If there's one film director who can make audiences flee, it's David Cronenberg. Anyone who watched Crash, his graphic tale of car crashes and sex, or his adaptation of William Burroughs' Naked Lunch, knows as much. What will unsuspecting Edward Cullen fans do?
Maybe they'll read the reviews of Cosmopolis and spare themselves the discovery. Even Cronenberg's admirers (including me) will find little to be enthusiastic about. Pattinson is good, as are Jay Baruchel, Juliette Binoche and Paul Giamatti. Unfortunately, watching a man sit in a limousine for nearly two hours—no matter how much sex or prostate spelunking goes on—is anathema to entertainment.
The choice to adapt Don DeLillo's poorly received novel isn't as misguided as the decision to stick so closely to it. Cosmopolis is the year's dullest viewing experience thus far.
The story, such as it is, follows Eric Packer (Pattinson), a multibillionaire. He loses everything in currency speculation, but, really, he just wants a haircut. His limousine ferries him, lugubriously, across Manhattan, delayed by the president's motorcade and a prominent musician's funeral procession.
The mounting dread and precise speaking that work so well in the director's earlier films, such as Videodrome and even eXistenZ, returns. Unfortunately, the script, which Cronenberg wrote, is devoid of subtext, wit or inventiveness.
For example, someone informs Packer that protesters against the rich—shades of Occupy Wall Street, though Cosmopolis was first published in 2003—are invading restaurants where the rich eat and throwing dead rats at patrons and staff. What happens a couple scenes later? Packer is sitting at a diner counter with his wife (a beautiful, bland Sarah Gadon; the blandness probably isn't her fault) and a bunch of protesters run in, rats in hand.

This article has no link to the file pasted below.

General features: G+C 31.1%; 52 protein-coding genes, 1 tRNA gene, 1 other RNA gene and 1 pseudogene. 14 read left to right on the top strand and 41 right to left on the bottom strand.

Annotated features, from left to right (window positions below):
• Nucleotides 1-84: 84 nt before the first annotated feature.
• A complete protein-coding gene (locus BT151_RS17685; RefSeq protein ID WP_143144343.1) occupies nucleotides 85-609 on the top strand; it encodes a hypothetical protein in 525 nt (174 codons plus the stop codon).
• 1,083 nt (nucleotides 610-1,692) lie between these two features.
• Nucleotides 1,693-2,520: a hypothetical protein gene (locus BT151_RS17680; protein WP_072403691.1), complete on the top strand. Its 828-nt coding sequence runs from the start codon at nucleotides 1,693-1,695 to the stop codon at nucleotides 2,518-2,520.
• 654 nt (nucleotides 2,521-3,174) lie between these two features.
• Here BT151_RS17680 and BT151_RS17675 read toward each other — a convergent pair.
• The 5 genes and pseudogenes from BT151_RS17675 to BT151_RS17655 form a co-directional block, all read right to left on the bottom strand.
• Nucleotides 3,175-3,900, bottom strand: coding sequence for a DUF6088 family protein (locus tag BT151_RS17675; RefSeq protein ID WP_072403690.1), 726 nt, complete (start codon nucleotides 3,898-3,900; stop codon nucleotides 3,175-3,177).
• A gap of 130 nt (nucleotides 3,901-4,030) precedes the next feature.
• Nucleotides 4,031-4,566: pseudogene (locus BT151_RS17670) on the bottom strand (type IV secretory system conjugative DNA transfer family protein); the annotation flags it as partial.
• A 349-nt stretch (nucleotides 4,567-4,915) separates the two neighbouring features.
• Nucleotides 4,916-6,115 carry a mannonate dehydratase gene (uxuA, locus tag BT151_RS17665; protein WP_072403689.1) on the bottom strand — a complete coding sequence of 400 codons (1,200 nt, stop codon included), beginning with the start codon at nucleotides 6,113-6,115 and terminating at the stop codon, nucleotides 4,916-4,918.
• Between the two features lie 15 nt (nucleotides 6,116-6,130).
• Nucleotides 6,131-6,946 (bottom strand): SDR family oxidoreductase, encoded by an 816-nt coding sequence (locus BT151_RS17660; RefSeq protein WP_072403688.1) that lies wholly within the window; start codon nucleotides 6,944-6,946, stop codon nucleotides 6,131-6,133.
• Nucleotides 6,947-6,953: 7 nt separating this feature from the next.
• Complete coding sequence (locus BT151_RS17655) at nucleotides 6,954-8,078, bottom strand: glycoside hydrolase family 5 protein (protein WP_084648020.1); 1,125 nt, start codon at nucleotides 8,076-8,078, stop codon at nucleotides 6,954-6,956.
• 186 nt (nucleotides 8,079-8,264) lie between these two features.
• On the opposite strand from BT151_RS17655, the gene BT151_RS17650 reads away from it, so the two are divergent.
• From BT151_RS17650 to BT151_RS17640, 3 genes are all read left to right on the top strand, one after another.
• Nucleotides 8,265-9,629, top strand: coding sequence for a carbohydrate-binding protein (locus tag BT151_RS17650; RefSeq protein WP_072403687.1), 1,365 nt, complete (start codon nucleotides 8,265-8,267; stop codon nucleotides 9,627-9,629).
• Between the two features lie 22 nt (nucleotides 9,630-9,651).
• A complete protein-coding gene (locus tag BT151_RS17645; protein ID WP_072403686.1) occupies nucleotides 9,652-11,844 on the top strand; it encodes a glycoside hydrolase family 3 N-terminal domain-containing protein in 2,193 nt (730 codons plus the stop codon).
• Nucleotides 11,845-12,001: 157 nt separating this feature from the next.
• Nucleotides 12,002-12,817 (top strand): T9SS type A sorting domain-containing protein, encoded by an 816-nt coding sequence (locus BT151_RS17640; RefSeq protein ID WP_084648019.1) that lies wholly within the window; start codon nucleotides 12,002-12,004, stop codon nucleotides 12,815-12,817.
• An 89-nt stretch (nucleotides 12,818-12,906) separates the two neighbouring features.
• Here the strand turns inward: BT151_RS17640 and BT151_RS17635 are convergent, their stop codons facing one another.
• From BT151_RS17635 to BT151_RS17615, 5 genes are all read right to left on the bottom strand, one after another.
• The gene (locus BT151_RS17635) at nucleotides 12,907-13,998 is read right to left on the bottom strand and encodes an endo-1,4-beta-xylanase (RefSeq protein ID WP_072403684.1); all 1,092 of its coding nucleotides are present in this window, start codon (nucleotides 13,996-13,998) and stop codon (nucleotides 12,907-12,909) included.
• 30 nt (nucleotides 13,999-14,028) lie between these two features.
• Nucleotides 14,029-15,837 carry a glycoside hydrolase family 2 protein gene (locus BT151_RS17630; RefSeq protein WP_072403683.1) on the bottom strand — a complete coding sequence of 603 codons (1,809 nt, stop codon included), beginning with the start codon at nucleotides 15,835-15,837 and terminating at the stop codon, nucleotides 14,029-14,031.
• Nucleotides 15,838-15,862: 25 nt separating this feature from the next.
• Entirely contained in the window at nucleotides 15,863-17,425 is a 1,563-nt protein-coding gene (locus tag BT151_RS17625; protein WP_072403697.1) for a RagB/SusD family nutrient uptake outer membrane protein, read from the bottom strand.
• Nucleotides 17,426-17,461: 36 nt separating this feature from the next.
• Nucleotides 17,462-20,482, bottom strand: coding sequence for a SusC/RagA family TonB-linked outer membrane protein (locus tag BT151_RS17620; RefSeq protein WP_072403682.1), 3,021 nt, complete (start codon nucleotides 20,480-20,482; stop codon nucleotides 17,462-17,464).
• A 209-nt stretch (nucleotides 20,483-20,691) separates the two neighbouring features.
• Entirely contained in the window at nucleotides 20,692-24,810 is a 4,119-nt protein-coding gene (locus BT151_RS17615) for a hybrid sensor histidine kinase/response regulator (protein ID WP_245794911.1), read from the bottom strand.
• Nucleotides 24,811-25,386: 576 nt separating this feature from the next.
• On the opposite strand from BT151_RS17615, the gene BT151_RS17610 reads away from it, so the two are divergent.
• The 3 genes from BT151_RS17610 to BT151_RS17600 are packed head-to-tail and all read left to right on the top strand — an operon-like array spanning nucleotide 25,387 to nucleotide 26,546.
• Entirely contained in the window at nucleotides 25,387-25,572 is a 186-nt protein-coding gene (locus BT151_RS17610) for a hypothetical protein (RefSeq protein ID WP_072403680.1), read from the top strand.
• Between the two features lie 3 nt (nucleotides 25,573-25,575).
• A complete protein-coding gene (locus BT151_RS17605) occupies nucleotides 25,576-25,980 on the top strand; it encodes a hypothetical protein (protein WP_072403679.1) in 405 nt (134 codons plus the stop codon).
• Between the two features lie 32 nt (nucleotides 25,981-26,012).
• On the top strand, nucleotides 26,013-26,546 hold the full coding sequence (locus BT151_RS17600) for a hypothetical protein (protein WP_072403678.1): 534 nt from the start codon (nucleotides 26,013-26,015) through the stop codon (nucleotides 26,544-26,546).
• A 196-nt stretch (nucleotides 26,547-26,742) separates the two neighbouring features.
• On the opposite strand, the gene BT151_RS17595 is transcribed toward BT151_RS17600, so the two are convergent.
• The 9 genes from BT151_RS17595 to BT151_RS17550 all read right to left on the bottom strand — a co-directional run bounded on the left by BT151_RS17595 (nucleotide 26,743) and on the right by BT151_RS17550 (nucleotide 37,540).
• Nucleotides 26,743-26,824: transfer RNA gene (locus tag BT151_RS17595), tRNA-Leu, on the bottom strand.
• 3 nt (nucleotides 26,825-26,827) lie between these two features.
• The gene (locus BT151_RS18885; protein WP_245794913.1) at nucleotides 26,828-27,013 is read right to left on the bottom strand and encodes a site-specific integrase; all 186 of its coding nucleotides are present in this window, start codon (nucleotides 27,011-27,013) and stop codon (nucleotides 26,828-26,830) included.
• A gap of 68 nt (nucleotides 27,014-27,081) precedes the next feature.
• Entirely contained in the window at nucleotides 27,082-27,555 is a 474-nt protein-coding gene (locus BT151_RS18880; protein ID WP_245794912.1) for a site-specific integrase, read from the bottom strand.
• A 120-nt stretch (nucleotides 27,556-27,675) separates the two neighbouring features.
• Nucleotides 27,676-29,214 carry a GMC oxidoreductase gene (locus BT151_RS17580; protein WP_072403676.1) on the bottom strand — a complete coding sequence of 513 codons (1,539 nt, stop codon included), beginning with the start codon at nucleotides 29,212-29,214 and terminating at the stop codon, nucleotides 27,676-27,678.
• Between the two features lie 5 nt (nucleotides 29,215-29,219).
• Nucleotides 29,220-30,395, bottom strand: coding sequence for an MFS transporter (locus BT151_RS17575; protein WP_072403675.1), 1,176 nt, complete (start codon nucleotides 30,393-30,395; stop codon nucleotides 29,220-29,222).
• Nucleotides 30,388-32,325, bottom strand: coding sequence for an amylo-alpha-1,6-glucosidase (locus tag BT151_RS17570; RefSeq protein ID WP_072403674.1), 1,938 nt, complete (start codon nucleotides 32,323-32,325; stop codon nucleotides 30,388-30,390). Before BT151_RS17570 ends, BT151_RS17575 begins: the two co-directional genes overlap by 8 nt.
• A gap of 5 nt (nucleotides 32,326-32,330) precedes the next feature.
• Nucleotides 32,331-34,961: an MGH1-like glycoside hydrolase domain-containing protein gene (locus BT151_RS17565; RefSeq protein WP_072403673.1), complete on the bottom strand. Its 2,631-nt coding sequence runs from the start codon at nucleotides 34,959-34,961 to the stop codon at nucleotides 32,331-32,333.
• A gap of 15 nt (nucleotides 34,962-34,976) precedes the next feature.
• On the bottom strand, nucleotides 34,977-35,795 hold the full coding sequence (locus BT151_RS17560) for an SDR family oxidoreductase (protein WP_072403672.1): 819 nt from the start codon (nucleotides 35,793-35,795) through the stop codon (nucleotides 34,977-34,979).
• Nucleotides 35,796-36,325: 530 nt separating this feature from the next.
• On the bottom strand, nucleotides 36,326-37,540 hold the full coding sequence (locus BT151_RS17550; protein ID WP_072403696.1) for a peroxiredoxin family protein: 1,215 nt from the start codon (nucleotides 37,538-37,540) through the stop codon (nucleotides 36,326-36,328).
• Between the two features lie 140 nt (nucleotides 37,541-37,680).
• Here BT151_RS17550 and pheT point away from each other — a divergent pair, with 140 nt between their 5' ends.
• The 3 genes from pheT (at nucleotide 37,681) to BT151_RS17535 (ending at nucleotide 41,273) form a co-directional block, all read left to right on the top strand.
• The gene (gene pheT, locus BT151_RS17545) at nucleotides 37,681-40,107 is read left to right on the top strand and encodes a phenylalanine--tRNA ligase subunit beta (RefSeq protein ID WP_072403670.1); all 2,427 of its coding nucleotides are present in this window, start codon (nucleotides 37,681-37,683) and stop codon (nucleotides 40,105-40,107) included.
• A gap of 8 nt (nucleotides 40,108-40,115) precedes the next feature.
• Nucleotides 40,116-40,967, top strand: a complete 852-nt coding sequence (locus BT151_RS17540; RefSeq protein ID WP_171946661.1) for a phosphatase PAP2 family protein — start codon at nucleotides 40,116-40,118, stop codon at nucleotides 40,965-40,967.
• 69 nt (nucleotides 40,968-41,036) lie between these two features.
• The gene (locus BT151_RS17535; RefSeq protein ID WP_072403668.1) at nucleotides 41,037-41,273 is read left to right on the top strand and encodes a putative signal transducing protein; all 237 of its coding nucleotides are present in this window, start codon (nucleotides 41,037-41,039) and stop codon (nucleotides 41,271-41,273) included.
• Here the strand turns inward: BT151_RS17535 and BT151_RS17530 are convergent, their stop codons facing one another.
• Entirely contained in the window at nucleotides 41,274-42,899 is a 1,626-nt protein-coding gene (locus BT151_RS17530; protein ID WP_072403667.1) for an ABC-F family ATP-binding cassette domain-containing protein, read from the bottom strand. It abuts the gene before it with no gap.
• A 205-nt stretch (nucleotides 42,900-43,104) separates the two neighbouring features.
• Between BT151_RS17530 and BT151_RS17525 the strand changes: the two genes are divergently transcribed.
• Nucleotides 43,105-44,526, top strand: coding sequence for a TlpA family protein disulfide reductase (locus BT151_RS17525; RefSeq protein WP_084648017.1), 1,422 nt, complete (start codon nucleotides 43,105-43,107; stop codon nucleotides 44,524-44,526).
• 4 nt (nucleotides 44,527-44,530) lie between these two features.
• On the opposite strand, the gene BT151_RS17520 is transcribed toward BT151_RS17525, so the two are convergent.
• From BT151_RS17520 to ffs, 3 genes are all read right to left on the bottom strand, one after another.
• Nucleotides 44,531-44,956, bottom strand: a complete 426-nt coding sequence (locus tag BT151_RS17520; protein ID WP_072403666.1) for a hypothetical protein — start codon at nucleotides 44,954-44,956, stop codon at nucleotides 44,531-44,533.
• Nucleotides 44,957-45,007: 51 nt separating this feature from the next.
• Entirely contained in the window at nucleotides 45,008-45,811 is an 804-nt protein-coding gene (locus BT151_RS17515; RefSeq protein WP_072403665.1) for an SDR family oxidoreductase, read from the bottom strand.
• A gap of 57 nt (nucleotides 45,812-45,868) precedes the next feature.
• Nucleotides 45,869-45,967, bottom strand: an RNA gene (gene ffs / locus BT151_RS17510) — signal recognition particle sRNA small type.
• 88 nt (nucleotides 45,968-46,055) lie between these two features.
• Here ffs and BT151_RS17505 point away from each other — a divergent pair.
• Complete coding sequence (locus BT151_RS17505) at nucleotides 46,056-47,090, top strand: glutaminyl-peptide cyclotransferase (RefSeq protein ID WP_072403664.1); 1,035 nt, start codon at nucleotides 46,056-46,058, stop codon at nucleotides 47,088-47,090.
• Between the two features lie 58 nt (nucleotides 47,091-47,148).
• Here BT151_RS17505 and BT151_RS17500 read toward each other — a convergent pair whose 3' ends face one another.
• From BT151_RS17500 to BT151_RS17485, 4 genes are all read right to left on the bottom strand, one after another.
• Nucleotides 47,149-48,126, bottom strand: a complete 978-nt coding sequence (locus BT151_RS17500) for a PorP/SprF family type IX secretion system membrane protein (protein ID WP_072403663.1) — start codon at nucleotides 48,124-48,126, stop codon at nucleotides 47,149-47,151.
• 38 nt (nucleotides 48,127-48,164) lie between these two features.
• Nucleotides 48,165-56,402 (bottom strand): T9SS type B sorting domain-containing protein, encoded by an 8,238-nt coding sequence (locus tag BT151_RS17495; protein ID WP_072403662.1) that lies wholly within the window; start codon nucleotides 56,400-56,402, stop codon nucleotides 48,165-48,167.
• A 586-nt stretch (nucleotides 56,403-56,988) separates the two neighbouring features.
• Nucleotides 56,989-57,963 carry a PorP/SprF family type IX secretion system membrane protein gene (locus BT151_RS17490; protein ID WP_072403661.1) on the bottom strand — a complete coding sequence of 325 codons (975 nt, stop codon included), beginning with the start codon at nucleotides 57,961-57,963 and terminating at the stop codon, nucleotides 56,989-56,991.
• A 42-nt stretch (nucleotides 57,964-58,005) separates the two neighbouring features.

It's possible that Cronenberg has outlasted his filmmaking usefulness. It used to be that a Cronenberg film was about something—whether it's sexual repression (They Came from Within), AIDS (The Fly) or what it means to kill (A History of Violence). Now, on his third dud in a row (Eastern Promises and A Dangerous Method are bad, but not his bad), he seems like a man searching for an interesting subject and finding nothing but stilted dialogue.
Even the action is stilted. The few action scenes—"action" used advisedly—look as if they're rehearsal takes where the actors are still learning their cues and not certain how the blocking shakes out.
Perhaps Cronenberg should again direct a screenplay written by someone else. That didn't help Eastern Promises or A Dangerous Method, but A History of Violence, written by Josh Olson, is Cronenberg's last great movie. Its shocking brutality meshed well with the director's penchant for clinician-like precision.
A movie featuring a guy (mostly) sitting in a car doesn't need a clinician. It needs energy.
Directed by David Cronenberg
With Robert Pattinson, Juliette Binoche and Paul Giamatti
Santa Fe Reporter